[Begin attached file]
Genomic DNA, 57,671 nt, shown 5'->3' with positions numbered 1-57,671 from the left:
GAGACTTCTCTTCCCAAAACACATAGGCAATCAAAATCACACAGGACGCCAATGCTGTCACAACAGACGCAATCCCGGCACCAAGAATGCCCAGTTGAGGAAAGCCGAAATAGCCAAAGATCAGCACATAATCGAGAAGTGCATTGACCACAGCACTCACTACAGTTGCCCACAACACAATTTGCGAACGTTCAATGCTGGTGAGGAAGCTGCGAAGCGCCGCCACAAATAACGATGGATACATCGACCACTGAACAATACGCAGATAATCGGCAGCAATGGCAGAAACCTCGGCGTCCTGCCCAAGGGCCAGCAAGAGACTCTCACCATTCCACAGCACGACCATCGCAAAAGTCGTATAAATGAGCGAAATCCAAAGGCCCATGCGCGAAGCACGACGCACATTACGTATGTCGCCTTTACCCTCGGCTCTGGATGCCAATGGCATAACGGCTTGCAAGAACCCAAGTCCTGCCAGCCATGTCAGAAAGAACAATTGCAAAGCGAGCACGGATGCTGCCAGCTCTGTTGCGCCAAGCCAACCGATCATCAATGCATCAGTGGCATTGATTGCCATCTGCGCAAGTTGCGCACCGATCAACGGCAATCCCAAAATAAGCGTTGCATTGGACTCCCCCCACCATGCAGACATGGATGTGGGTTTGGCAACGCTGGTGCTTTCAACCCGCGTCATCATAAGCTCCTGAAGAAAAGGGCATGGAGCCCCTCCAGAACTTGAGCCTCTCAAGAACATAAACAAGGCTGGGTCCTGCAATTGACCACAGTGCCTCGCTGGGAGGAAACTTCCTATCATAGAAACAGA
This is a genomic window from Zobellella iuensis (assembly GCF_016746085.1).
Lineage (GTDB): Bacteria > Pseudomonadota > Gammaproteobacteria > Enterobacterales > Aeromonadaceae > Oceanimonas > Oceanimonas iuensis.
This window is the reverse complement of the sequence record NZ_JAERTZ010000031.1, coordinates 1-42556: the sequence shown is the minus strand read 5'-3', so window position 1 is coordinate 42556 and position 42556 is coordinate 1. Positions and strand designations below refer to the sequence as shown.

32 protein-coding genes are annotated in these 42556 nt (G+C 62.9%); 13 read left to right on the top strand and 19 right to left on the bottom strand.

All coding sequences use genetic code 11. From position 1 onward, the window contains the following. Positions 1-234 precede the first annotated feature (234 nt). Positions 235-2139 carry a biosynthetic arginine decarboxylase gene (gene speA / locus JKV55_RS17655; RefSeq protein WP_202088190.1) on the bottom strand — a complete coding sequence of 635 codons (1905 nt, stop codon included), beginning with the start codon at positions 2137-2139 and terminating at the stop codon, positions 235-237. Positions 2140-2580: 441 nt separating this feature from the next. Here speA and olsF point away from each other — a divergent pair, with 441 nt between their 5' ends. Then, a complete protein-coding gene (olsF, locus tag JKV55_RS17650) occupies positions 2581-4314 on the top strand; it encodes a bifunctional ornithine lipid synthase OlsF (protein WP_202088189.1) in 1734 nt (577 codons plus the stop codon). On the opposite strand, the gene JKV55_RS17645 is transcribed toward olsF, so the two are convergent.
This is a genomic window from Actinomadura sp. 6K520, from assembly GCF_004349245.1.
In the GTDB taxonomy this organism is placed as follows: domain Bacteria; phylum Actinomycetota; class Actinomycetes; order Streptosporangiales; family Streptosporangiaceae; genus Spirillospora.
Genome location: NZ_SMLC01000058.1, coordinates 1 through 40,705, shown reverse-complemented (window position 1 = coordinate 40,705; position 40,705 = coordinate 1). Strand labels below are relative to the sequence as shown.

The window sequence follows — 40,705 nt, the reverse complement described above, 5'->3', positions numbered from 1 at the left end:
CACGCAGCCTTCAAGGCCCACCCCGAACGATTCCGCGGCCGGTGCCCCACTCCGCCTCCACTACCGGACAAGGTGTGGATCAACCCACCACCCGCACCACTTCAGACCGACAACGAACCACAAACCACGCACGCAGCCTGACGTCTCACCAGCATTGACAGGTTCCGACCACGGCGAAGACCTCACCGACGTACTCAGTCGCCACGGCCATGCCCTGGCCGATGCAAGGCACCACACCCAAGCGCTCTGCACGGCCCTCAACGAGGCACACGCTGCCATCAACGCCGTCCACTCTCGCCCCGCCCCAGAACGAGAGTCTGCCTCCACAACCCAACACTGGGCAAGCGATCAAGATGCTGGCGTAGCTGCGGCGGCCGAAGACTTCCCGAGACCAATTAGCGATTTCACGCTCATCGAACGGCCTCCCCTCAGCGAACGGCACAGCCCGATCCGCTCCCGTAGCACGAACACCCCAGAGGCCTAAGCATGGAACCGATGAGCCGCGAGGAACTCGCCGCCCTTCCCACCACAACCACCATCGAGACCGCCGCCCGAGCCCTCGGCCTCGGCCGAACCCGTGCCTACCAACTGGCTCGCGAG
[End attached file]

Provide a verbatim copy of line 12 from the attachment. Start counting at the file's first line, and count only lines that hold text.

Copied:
CACGCAGCCTTCAAGGCCCACCCCGAACGATTCCGCGGCCGGTGCCCCACTCCGCCTCCACTACCGGACAAGGTGTGGATCAACCCACCACCCGCACCACTTCAGACCGACAACGAACCACAAACCACGCACGCAGCCTGACGTCTCACCAGCATTGACAGGTTCCGACCACGGCGAAGACCTCACCGACGTACTCAGTCGCCACGGCCATGCCCTGGCCGATGCAAGGCACCACACCCAAGCGCTCTGCACGGCCCTCAACGAGGCACACGCTGCCATCAACGCCGTCCACTCTCGCCCCGCCCCAGAACGAGAGTCTGCCTCCACAACCCAACACTGGGCAAGCGATCAAGATGCTGGCGTAGCTGCGGCGGCCGAAGACTTCCCGAGACCAATTAGCGATTTCACGCTCATCGAACGGCCTCCCCTCAGCGAACGGCACAGCCCGATCCGCTCCCGTAGCACGAACACCCCAGAGGCCTAAGCATGGAACCGATGAGCCGCGAGGAACTCGCCGCCCTTCCCACCACAACCACCATCGAGACCGCCGCCCGAGCCCTCGGCCTCGGCCGAACCCGTGCCTACCAACTGGCTCGCGAG